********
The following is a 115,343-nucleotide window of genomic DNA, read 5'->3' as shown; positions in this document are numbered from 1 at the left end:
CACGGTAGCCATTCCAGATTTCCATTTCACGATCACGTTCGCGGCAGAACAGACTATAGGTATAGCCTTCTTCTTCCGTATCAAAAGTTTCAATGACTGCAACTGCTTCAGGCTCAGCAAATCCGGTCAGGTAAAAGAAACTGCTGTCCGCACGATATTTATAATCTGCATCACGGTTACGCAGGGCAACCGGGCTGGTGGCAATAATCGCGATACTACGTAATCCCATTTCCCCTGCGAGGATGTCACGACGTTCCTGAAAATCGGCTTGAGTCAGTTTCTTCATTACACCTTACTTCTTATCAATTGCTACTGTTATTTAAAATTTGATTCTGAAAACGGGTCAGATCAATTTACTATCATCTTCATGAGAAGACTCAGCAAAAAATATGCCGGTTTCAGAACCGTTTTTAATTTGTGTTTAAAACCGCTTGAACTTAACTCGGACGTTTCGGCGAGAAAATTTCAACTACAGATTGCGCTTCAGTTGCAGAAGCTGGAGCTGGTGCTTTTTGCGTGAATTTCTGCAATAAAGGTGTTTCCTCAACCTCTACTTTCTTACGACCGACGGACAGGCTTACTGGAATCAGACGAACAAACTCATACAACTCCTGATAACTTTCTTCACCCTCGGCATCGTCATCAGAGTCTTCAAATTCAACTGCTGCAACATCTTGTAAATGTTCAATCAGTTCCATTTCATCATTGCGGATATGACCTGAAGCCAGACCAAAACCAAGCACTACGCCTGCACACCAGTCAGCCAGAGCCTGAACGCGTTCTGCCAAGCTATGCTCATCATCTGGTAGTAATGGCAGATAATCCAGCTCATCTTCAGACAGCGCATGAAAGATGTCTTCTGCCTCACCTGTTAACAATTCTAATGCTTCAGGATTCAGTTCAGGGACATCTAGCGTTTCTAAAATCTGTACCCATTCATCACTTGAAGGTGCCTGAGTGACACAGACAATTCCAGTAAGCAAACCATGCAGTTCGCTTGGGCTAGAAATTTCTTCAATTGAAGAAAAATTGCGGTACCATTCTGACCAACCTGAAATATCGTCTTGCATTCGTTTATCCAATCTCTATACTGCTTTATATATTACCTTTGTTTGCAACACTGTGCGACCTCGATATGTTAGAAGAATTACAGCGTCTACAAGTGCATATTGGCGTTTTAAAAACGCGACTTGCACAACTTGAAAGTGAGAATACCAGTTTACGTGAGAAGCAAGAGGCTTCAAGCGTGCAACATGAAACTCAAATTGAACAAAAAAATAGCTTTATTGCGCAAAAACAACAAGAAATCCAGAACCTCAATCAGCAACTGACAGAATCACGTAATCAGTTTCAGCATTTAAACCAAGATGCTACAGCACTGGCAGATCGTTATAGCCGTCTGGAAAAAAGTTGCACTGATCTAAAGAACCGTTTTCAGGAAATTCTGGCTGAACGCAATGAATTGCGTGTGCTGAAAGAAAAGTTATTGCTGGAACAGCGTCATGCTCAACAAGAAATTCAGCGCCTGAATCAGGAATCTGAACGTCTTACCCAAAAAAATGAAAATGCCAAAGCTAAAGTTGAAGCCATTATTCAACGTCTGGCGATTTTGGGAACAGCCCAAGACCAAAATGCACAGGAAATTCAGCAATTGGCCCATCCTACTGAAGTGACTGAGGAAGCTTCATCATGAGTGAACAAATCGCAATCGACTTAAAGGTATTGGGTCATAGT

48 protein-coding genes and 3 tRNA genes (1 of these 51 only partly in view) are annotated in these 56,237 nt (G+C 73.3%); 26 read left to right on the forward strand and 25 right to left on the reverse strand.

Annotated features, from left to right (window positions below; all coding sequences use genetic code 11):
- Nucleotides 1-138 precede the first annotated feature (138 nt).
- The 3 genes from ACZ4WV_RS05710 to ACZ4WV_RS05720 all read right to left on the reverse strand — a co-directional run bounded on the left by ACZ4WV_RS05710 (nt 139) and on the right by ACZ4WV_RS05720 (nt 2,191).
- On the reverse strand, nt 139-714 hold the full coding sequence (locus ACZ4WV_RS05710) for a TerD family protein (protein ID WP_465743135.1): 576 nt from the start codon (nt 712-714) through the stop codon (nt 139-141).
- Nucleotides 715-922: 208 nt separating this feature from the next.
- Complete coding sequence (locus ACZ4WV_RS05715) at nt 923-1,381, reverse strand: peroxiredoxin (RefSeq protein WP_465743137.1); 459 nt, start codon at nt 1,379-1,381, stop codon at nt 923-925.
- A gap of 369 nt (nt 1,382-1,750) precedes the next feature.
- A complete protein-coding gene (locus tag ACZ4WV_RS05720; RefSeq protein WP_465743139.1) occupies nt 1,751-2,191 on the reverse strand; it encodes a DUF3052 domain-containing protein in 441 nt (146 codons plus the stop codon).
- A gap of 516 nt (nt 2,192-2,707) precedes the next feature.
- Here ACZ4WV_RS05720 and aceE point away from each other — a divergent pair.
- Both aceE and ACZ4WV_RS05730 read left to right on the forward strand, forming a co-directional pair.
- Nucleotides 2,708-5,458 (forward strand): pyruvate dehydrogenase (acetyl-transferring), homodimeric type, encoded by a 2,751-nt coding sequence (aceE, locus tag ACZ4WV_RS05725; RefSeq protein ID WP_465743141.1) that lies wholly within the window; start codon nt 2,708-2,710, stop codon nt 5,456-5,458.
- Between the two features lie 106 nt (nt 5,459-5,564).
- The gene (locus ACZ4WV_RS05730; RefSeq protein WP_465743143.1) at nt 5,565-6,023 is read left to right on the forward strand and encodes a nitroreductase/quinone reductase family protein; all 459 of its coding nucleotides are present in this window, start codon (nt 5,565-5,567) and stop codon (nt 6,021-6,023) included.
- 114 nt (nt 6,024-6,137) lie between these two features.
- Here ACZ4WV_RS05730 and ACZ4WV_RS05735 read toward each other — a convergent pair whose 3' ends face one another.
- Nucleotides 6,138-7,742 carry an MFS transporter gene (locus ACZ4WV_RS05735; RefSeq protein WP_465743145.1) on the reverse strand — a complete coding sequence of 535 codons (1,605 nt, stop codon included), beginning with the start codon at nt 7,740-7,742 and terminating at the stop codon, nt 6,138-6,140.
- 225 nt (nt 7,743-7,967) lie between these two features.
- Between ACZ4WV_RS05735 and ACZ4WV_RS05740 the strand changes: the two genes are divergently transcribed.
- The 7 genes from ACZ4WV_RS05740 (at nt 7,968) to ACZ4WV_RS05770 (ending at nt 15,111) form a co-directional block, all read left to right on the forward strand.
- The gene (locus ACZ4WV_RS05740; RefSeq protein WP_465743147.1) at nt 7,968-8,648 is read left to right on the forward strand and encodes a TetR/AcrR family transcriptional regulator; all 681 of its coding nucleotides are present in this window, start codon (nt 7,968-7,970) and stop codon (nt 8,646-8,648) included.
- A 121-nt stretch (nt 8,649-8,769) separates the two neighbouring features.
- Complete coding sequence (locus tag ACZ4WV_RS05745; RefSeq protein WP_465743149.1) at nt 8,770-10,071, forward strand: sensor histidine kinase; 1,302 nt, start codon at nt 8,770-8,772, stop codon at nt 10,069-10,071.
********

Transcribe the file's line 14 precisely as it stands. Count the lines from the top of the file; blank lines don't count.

- Both aceE and ACZ4WV_RS05730 read left to right on the forward strand, forming a co-directional pair.